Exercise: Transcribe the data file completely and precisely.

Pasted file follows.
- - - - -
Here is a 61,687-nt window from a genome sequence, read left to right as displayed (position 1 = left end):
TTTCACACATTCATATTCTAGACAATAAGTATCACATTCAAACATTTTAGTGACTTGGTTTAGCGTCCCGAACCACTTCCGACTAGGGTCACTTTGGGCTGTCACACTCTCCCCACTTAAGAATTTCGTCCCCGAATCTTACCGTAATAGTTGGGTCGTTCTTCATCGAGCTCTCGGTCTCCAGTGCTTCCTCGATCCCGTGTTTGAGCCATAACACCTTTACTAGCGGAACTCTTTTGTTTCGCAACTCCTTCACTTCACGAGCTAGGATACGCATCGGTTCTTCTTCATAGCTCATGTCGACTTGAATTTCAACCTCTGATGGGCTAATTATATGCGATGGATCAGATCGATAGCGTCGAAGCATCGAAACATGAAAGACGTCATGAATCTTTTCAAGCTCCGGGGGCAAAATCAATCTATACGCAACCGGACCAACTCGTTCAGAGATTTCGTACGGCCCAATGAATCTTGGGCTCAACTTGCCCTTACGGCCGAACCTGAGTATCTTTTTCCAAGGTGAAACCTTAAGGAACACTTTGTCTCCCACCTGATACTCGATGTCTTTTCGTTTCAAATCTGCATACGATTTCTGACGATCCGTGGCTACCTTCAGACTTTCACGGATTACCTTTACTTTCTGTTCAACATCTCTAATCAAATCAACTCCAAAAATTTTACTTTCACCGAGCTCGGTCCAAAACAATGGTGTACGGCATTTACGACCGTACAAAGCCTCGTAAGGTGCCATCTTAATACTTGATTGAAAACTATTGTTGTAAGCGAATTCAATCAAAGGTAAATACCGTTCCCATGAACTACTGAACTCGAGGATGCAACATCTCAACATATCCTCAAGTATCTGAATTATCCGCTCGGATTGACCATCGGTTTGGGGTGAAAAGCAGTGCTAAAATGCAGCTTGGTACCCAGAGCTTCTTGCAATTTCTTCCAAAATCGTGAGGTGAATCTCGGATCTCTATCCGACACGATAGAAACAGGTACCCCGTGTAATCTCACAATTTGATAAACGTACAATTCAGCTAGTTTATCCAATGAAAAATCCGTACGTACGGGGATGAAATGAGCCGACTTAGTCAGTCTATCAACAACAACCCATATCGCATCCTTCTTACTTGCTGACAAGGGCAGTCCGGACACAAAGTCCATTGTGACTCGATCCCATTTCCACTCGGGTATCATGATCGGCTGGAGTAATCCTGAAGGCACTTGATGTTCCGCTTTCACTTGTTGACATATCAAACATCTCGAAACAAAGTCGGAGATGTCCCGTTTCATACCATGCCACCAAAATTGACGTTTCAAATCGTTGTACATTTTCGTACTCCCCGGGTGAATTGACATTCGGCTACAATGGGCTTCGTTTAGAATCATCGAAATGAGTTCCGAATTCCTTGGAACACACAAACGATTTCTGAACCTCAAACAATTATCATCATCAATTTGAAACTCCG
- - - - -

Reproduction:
Here is a 61,687-nt window from a genome sequence, read left to right as displayed (position 1 = left end):
TTTCACACATTCATATTCTAGACAATAAGTATCACATTCAAACATTTTAGTGACTTGGTTTAGCGTCCCGAACCACTTCCGACTAGGGTCACTTTGGGCTGTCACACTCTCCCCACTTAAGAATTTCGTCCCCGAATCTTACCGTAATAGTTGGGTCGTTCTTCATCGAGCTCTCGGTCTCCAGTGCTTCCTCGATCCCGTGTTTGAGCCATAACACCTTTACTAGCGGAACTCTTTTGTTTCGCAACTCCTTCACTTCACGAGCTAGGATACGCATCGGTTCTTCTTCATAGCTCATGTCGACTTGAATTTCAACCTCTGATGGGCTAATTATATGCGATGGATCAGATCGATAGCGTCGAAGCATCGAAACATGAAAGACGTCATGAATCTTTTCAAGCTCCGGGGGCAAAATCAATCTATACGCAACCGGACCAACTCGTTCAGAGATTTCGTACGGCCCAATGAATCTTGGGCTCAACTTGCCCTTACGGCCGAACCTGAGTATCTTTTTCCAAGGTGAAACCTTAAGGAACACTTTGTCTCCCACCTGATACTCGATGTCTTTTCGTTTCAAATCTGCATACGATTTCTGACGATCCGTGGCTACCTTCAGACTTTCACGGATTACCTTTACTTTCTGTTCAACATCTCTAATCAAATCAACTCCAAAAATTTTACTTTCACCGAGCTCGGTCCAAAACAATGGTGTACGGCATTTACGACCGTACAAAGCCTCGTAAGGTGCCATCTTAATACTTGATTGAAAACTATTGTTGTAAGCGAATTCAATCAAAGGTAAATACCGTTCCCATGAACTACTGAACTCGAGGATGCAACATCTCAACATATCCTCAAGTATCTGAATTATCCGCTCGGATTGACCATCGGTTTGGGGTGAAAAGCAGTGCTAAAATGCAGCTTGGTACCCAGAGCTTCTTGCAATTTCTTCCAAAATCGTGAGGTGAATCTCGGATCTCTATCCGACACGATAGAAACAGGTACCCCGTGTAATCTCACAATTTGATAAACGTACAATTCAGCTAGTTTATCCAATGAAAAATCCGTACGTACGGGGATGAAATGAGCCGACTTAGTCAGTCTATCAACAACAACCCATATCGCATCCTTCTTACTTGCTGACAAGGGCAGTCCGGACACAAAGTCCATTGTGACTCGATCCCATTTCCACTCGGGTATCATGATCGGCTGGAGTAATCCTGAAGGCACTTGATGTTCCGCTTTCACTTGTTGACATATCAAACATCTCGAAACAAAGTCGGAGATGTCCCGTTTCATACCATGCCACCAAAATTGACGTTTCAAATCGTTGTACATTTTCGTACTCCCCGGGTGAATTGACATTCGGCTACAATGGGCTTCGTTTAGAATCATCGAAATGAGTTCCGAATTCCTTGGAACACACAAACGATTTCTGAACCTCAAACAATTATCATCATCAATTTGAAACTCCG